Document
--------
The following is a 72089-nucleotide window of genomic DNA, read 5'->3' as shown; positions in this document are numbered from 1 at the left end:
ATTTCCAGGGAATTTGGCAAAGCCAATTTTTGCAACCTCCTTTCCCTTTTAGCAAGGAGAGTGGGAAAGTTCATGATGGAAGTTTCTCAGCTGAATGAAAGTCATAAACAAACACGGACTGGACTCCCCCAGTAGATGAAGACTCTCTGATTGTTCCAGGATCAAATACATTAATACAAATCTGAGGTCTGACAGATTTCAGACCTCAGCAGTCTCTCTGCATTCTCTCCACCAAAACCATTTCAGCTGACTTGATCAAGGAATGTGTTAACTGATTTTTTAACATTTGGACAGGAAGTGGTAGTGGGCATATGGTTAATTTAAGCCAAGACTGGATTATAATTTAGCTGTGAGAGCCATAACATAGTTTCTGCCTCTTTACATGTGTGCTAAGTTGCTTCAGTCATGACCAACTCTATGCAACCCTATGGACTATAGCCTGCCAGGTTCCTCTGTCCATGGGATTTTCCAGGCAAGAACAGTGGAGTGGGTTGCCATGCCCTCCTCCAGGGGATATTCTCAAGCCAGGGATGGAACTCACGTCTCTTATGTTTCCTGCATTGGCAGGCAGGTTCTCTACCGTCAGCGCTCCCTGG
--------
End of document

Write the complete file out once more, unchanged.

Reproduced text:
The following is a 72089-nucleotide window of genomic DNA, read 5'->3' as shown; positions in this document are numbered from 1 at the left end:
ATTTCCAGGGAATTTGGCAAAGCCAATTTTTGCAACCTCCTTTCCCTTTTAGCAAGGAGAGTGGGAAAGTTCATGATGGAAGTTTCTCAGCTGAATGAAAGTCATAAACAAACACGGACTGGACTCCCCCAGTAGATGAAGACTCTCTGATTGTTCCAGGATCAAATACATTAATACAAATCTGAGGTCTGACAGATTTCAGACCTCAGCAGTCTCTCTGCATTCTCTCCACCAAAACCATTTCAGCTGACTTGATCAAGGAATGTGTTAACTGATTTTTTAACATTTGGACAGGAAGTGGTAGTGGGCATATGGTTAATTTAAGCCAAGACTGGATTATAATTTAGCTGTGAGAGCCATAACATAGTTTCTGCCTCTTTACATGTGTGCTAAGTTGCTTCAGTCATGACCAACTCTATGCAACCCTATGGACTATAGCCTGCCAGGTTCCTCTGTCCATGGGATTTTCCAGGCAAGAACAGTGGAGTGGGTTGCCATGCCCTCCTCCAGGGGATATTCTCAAGCCAGGGATGGAACTCACGTCTCTTATGTTTCCTGCATTGGCAGGCAGGTTCTCTACCGTCAGCGCTCCCTGG